Our Views: State should go cautiously with tax cuts
In his State of the State address Wednesday, Gov. Scott Walker proposed major new tax breaks in his “Blueprint for Prosperity.”
These were no surprise. The state projects a budget surplus of about $1 billion. Politicians are pitching many ways to spend the money. Walker had met with reporters Tuesday to share thoughts on his plan to return most of this windfall through reduced property and income taxes.
That approach is understandable. If voters pocket more of their own money, they’ll be more likely to favor Walker and Republicans who control the Legislature in this fall’s re-election bids.
In his speech, Walker called for slashing property taxes by $406 million. “The typical homeowner will see an actual reduction of $101 on their next property tax bill,” he said.
Walker also wants to cut income taxes by $98.6 million and target this relief to the lowest tax bracket. And he directed his revenue secretary earlier Wednesday to adjust withholding for state income taxes by $322.6 million.
In April, Walker says, a typical family of four will see almost $58 more in their paychecks each month. This will put more money in the hands of consumers and continue to stimulate the economy, he reasons.
All these cuts sound great. Wisconsin, however, has been here before. Exhibit A is the man in the red vest.
Longtime residents know who we’re talking about. For younger readers, let us introduce the late Gov. Lee Dreyfus, like Walker a Republican. This skilled orator won election in 1978. He convinced voters, then the Legislature, that the state should cut its income taxes. That backfired when high interest rates and surging inflation and unemployment triggered the first state budget deficits in years.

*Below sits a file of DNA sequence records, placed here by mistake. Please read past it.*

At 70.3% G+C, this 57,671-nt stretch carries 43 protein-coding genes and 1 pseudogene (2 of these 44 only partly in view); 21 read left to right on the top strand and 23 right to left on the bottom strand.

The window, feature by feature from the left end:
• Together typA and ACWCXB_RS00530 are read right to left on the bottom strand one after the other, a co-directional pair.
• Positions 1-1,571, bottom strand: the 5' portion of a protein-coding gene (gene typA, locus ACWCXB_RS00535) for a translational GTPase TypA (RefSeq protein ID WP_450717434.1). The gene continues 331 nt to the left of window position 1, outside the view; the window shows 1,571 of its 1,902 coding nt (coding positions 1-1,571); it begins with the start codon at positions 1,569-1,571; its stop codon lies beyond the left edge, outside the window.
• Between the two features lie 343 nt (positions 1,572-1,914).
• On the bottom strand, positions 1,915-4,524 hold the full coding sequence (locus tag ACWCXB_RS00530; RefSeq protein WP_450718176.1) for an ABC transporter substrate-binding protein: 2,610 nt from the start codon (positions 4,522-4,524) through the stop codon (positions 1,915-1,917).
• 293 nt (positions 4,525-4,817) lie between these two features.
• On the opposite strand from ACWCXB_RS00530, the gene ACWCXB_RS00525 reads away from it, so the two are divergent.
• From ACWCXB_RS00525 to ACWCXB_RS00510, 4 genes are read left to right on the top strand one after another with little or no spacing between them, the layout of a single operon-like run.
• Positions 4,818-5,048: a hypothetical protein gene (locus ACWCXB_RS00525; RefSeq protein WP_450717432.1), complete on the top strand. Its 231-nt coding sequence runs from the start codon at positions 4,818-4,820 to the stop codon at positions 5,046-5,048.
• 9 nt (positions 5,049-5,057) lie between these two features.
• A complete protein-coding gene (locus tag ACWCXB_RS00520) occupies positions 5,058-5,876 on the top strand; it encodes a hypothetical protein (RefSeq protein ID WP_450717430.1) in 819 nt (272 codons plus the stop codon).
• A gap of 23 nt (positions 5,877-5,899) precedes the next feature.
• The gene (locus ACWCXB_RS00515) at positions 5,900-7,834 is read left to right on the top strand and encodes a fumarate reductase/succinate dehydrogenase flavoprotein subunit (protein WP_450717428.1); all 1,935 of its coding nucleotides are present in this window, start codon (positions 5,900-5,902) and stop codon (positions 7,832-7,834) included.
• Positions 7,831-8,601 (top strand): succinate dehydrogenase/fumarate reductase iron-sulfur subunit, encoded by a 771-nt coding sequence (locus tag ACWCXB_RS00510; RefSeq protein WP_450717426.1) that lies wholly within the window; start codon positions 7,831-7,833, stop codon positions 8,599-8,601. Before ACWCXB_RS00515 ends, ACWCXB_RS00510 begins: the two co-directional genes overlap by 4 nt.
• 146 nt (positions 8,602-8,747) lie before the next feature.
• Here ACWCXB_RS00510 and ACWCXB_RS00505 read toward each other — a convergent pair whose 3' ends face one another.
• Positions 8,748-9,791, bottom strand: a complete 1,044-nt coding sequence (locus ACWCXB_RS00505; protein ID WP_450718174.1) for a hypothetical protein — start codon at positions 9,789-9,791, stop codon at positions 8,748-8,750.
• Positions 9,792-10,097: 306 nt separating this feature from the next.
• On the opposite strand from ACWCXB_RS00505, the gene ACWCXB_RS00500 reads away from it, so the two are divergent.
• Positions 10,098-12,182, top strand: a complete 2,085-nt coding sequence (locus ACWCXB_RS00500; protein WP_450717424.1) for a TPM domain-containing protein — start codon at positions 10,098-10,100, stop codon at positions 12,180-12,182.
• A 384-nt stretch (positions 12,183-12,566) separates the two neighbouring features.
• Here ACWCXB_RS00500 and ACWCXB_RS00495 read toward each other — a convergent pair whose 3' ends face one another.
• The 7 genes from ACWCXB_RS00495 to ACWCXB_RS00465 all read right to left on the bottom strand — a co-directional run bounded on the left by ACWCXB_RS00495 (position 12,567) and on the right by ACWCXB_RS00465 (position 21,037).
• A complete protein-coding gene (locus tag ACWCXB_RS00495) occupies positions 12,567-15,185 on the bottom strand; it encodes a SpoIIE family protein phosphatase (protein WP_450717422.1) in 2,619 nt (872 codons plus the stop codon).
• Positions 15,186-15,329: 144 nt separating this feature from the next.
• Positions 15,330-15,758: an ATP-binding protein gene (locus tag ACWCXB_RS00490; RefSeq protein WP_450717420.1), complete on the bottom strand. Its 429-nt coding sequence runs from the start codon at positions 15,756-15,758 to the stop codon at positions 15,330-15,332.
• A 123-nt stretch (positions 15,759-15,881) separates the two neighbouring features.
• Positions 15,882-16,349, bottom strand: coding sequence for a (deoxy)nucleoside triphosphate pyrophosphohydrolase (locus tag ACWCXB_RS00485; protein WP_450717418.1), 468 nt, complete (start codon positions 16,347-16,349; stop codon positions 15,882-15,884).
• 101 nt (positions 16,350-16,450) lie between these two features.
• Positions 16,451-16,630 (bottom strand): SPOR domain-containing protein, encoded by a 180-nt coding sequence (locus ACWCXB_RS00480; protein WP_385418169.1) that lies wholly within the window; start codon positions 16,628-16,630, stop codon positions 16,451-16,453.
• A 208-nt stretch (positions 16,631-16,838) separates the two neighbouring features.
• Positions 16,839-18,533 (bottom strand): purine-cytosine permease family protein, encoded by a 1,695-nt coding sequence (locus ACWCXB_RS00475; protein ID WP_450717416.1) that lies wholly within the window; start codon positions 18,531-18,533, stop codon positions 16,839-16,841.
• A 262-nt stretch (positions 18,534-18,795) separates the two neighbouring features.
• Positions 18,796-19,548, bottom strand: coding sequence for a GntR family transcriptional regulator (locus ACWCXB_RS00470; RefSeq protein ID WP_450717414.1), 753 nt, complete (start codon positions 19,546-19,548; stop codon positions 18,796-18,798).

Walker and his fellow Republicans should ensure that this history does not repeat itself. Cut taxes, and the revenue reductions could be permanent because lawmakers would fear angering voters by later boosting tax rates.
While many Democrats want to send more money to public schools and technical colleges, Sen. Tim Cullen, D-Janesville, wisely pointed out that the surplus is only a projection for what might be available almost 1½ years out. He urges caution and suggests putting half the surplus in the state’s rainy-day fund.
It was good to hear Walker tell listeners Wednesday that his plan includes adding more than $100 million more to the reserve fund. Padding it by at least that much makes sense. Wisconsin’s economy depends on national and even global ebbs and flows. The reserve fund is smaller than in most states and leaves Wisconsin vulnerable to the next recession. Besides, the state faces an estimated $725 million shortfall in the biennial budget the governor will submit in 2015.
Sen. Neal Kedzie, R-Elkhorn, also earns applause by proposing that some money go to transportation funding and paying off debt.
Bruce Speight of the Wisconsin Public Interest Research Group argues the state wastes money by building highways with excessive traffic projections and ignores that younger people are more interested in public transit, bicycling and walking. Those considerations might have merit. However, they won’t erase a 10-year funding gap that a special commission projected at between $3.3 billion and $18.4 billion as fuel efficiency erodes gas tax revenues. Besides, as our economy rebounds, demand for well-maintained and better roads and bridges will grow.
Meanwhile, as the Wisconsin Taxpayers Alliance astutely notes, governors and lawmakers from both parties have relied on accounting tricks to “balance” budgets. That has created recent deficits under generally accepted accounting principles of between $1.7 billion and $3 billion. Why not, as alliance leader Todd Berry recommends, apply some surplus to undo these gimmicks?
Republicans campaigned on fiscal responsibility and should keep that vow. Modest tax cuts might be reasonable. No, padding reserves, paying debt and erasing accounting tricks won’t curry favor with voters as much as larger tax cuts. These, however, are responsible steps to take.